This is our cozy little office that has become our second home. We aim to remove any type of clinical or medical setting to make our clients feel comfortable. We try to make our environment as friendly and welcoming as we can, plus the coffee and tea is on us!
We are an inclusive non-profit organization of trained counsellors and advocates who are dedicated to helping reduce the trauma of sexual violence.
To reduce the risk of abusive behaviour and sexual violence through education, prevention, and support in our community.
Confidentiality, professionalism, inclusiveness, respect, compassion, and qualified service.
The Regina Sexual Assault Centre is a progressive and inclusive organization that is dedicated to reducing prevalence and impacts of all forms of sexual violence towards all individuals. This goal is accomplished through effective counselling, public education, and advocacy. The Centre provide supportive services and referrals to anyone, including family, who has been impacted by sexual violence.
In the late 1960's and early 1970's, western societies experienced a resurgence of feminist collective activism. This activism focused on addressing the inequalities that women were experiencing in all areas of their lives. In June of 1975, Denise Hildebrand and Abby Ulmer opened the doors of the Regina Women's Community Centre with a vision of promoting the equality of women within their own community. An initial grant from the Province of Saskatchewan provided funds for a drop in, referral and counselling service, as well as a lending library and advocacy.
In February 1977, the addition of a sexual assault crisis line improved the Centre's ability to respond to survivors of sexual violence and provide crisis and long-term counselling.
In January 2013, the Centre changed its name to the Regina Sexual Assault Centre. This was done in an effort to be more inclusive to all genders of adult survivors of sexual violence. The change was to reflect the diverse individuals we serve and make the Centre welcoming and accessible to all.
In 2017-2018 the hashtag #MeToo made international headlines, prompting individuals to publicly share their experiences of sexual violence. While the movement has encouraged many individuals to come forward with their experiences, it is also triggered and re-traumatized many survivors. As a result, RSAC saw a large increase in requests for services and our resources were completely exhausted. The number of crisis line calls doubled, and the Centre went from having no waitlist to an eight-month waitlist for those who need counselling support.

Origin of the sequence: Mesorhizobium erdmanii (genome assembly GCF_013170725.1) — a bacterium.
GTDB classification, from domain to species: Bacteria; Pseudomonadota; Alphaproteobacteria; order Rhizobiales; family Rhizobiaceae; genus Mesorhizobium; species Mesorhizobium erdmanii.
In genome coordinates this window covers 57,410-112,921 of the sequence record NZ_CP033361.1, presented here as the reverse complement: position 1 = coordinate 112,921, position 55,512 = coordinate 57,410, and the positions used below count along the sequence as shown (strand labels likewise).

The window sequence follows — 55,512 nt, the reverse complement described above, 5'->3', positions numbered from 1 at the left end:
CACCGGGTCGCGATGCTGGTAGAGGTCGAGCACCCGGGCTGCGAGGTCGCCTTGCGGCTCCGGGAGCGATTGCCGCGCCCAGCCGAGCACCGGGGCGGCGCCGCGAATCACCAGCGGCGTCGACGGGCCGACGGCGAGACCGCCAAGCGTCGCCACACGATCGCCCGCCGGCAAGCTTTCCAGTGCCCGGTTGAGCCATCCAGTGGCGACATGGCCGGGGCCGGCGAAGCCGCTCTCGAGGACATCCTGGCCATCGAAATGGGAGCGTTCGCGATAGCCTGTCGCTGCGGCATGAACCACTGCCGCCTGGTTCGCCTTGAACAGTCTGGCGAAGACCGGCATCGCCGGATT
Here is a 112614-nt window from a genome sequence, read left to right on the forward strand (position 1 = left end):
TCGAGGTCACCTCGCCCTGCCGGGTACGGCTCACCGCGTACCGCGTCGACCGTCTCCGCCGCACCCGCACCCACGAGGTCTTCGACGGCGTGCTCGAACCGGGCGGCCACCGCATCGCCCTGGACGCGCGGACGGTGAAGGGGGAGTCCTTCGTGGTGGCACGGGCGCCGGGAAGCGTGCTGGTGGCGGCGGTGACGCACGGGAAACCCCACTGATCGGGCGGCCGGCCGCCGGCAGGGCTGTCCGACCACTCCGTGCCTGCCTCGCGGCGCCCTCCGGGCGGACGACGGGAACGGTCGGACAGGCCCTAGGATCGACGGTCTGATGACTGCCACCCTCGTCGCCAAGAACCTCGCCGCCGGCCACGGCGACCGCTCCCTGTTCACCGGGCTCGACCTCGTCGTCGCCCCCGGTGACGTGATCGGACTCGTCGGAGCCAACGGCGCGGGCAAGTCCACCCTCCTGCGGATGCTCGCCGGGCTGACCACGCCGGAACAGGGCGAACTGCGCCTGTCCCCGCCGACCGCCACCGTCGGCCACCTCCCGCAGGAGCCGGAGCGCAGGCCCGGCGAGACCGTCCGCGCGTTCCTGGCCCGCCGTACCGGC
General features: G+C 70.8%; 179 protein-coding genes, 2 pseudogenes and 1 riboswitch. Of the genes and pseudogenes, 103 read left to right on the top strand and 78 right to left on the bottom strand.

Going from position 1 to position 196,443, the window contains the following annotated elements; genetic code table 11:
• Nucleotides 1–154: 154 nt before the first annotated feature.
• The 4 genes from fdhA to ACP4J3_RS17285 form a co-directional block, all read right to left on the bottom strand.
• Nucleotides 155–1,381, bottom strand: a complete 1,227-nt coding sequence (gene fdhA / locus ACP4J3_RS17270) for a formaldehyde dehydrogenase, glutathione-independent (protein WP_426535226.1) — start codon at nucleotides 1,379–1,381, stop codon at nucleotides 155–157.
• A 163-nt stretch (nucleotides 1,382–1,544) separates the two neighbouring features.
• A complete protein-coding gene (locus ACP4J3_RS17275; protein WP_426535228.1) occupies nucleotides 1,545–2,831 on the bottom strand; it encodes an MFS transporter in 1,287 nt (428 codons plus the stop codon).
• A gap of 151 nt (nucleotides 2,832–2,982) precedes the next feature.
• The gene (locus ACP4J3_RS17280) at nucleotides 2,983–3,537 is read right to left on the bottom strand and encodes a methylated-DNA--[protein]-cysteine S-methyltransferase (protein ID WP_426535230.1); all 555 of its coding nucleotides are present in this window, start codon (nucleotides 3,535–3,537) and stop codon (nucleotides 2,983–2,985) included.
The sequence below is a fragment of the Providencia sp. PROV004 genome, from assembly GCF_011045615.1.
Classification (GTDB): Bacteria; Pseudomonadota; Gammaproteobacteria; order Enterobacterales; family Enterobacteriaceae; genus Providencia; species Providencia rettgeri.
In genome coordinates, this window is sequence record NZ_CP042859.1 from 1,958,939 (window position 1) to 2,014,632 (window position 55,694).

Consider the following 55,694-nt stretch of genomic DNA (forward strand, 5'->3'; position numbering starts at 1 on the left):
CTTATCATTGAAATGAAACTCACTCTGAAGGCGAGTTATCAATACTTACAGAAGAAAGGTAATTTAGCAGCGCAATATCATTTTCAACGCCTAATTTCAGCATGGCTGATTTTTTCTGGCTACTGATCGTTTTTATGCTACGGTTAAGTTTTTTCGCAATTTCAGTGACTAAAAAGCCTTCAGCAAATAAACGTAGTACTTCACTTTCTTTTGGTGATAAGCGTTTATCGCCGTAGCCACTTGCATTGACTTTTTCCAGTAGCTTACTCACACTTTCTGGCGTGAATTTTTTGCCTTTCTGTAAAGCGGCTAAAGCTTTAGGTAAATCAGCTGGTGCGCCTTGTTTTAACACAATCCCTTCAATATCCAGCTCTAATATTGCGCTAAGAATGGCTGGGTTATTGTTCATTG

Since 2016, we have grown from five staff to eight and are involved in and offer a range of services and supports, including counselling by MSW educated counsellors, extensive public workshops and professional development, psycho-educational groups, children's programming and a number of collaborative community projects. We recently began offering dedicated counselling space to individuals from the Moose Jaw area to better meet these needs. Unfortunately, our community's needs outstrip our capacity and we continue to have a lengthy waitlist. However, we are vocal advocates for increased mental health capacity and strive for the best supports we can offer.
The Centre is funded by the Ministry of Justice and Attorney General, as well as the City of Regina, Community Initiatives Fund and the Government of Canada. We are also supported by generous donations from individuals, businesses and various community enhancement funds.
President - Patrick Innes
Vice President - Andrew Zulkoski
Treasurer - Don Hansen
Secretary - Vacant
Director - Brittni Schlechte
Director - Tracey Dunnigan
Director - Amy Baldwin
If you work with individuals who have experienced sexual violence (you investigate, plan, support, counsel, teach), this conference will provide critical information about theories of trauma and share knowledge about programs/practices and skills that participants can use in their work.